The legal definition of employer retaliation, or workplace retaliation, is the act of an employer punishing an employee for engaging in a protected act. Protected acts can include taking accrued PTO, sick or maternity leave, reporting harassment or assault, reporting other illegal activity, refusing to engage in unlawful activity, and more. In other words, it is a way for an employer, or any other higher-up, to seek revenge on an employee. Here are five common examples of employer retaliation to help you recognize if you are or have been a victim.
Employees that have worked at a company for many years and have done their job exceedingly well should be eligible for some form of raise or employee movement. While it may be due to a valid reason, it is not appropriate if the employee has engaged in a protected act that was not to the employer’s benefit and is later denied a promotion or salary increase. Not only does this harm the employee, but it can also send a message to other employees, deterring them from speaking up or engaging in protected acts to protect their careers.
Evaluations are a part of the workplace experience, and sometimes you can receive feedback that feels harsh. However, overly cruel or severe evaluations that are clearly undeserved are cause for alarm. This is especially so if your review doesn’t come with any compliments or praise.
Alterations in work conditions can take a few different forms. For example, your employer consistently gives you undesirable clients or jobs that are difficult to compete. You may also randomly receive a relocation or change in schedule. If agreeing to do so is not in the contract, or you tell your employer that you cannot work under the conditions provided and they refuse to change it or tell you why, it should be cause for concern.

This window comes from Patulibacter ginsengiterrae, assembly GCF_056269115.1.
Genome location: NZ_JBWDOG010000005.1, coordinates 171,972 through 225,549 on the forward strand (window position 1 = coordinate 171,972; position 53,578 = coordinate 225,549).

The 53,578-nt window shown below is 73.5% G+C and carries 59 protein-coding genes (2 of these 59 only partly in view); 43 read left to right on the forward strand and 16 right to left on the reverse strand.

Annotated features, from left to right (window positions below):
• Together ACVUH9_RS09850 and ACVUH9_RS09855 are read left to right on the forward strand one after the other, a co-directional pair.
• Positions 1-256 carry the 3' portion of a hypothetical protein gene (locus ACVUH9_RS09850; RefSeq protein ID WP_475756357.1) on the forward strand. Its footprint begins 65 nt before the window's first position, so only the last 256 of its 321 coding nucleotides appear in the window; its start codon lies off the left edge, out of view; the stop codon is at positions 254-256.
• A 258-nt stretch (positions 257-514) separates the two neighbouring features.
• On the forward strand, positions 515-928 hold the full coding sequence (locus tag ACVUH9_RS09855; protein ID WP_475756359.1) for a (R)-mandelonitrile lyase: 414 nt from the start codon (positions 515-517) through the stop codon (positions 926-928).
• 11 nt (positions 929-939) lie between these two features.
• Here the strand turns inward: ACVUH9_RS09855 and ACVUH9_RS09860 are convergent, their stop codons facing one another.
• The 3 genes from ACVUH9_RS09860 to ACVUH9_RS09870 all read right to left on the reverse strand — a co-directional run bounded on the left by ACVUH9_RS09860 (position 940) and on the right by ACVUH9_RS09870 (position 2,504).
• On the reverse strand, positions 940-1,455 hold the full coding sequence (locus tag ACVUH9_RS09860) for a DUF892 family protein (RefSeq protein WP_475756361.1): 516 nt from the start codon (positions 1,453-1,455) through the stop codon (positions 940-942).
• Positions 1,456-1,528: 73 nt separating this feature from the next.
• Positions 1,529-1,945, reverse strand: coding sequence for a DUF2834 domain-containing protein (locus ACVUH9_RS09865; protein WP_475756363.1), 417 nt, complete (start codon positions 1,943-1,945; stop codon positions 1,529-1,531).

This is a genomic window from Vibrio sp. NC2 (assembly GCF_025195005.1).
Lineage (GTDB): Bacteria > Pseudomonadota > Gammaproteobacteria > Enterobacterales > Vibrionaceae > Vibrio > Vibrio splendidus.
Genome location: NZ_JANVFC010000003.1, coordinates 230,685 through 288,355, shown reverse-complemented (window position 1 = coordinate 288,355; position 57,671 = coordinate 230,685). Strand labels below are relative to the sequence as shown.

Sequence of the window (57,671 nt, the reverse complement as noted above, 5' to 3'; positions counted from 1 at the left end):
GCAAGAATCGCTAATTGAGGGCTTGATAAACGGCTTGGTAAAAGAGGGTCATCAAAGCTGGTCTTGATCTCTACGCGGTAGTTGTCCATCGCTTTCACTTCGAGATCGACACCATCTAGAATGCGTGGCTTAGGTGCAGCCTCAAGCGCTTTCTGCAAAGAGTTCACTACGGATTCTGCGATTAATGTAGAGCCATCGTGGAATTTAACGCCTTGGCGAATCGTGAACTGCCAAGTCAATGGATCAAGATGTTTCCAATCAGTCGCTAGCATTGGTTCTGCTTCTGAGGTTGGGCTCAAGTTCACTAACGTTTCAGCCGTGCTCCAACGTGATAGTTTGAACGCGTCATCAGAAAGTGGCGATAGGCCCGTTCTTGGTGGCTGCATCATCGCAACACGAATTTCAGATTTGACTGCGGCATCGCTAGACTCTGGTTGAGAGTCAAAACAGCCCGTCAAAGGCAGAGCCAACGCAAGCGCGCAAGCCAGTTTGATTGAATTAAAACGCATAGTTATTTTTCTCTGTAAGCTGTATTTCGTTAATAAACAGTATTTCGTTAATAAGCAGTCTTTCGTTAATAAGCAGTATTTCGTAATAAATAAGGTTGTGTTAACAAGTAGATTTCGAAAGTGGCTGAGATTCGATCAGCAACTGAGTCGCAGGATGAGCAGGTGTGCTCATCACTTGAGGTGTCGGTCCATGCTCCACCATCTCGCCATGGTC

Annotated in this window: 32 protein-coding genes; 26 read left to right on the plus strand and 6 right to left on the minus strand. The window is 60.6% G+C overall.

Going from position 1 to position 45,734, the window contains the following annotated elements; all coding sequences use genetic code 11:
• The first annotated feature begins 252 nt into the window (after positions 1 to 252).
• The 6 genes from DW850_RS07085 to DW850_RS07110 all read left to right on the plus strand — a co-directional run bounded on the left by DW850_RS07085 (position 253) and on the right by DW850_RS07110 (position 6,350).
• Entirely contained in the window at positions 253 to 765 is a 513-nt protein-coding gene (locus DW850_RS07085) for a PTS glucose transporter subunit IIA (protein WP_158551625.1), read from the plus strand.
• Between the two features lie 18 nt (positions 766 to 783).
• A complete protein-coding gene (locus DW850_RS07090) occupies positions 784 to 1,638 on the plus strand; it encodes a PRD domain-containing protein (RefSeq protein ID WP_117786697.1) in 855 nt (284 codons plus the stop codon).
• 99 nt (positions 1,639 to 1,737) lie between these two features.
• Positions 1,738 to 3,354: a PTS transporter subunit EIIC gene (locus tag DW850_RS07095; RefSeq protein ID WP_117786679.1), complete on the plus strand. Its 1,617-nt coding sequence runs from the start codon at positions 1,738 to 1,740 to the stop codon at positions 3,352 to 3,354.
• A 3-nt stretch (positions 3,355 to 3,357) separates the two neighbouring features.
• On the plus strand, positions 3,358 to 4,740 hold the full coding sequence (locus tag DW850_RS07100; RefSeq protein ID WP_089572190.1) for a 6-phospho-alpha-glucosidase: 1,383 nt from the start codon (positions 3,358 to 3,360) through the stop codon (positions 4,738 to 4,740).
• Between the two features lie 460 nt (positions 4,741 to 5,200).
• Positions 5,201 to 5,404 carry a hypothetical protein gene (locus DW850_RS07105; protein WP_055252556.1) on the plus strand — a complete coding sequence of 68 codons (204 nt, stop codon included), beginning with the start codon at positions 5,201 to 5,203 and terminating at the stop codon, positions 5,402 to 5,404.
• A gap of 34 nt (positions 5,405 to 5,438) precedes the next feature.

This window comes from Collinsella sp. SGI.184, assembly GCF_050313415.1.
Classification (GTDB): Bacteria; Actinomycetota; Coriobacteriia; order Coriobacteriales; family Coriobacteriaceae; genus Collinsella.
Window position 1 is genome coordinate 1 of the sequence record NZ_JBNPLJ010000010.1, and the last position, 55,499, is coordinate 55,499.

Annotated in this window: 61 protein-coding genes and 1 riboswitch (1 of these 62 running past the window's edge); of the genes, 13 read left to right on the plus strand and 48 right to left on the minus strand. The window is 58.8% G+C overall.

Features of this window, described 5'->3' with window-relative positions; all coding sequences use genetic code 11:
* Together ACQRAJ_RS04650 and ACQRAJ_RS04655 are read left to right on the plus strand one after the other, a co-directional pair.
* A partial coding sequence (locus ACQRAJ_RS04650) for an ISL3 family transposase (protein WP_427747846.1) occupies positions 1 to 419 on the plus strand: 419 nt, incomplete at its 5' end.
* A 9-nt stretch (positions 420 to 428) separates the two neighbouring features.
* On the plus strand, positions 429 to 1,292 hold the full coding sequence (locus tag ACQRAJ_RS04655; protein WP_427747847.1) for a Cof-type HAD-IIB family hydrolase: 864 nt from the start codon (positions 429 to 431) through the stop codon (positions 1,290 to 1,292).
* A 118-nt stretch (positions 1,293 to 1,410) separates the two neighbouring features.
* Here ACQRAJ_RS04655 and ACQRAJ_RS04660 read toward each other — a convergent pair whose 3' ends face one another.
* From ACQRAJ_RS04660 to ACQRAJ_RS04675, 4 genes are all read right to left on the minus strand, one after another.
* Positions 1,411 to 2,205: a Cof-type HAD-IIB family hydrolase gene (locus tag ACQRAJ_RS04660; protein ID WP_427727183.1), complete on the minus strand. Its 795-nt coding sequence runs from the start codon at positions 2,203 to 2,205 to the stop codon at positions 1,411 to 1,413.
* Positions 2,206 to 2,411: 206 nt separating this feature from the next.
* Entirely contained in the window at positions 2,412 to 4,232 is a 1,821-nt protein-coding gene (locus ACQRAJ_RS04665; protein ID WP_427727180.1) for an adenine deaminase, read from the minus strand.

A sudden or unnecessary reduction in pay or benefits is a huge red flag, especially if you’ve recently engaged in a protected act that your employer may not have agreed with. This can also include a reduction in opportunities for overtime, PTO, or commission payments. It’s worth it to ask and have a written explanation as to why your employer reduced your salary or benefits.
Excluding employees from training sessions or essential communications is a tactic some employers may use to set up an employee for failure. This may also appear as isolation, such as exclusion from meetings or company activities. It can also be as harsh and obvious as an employer refusing to talk to you or engage in correspondence.
Awareness of these common types of employer retaliation can help save you from pain and frustration. If you feel that you’ve been a victim of employee retaliation, it’s within your legal right to contact an employment dispute lawyer to get the representation and compensation you deserve.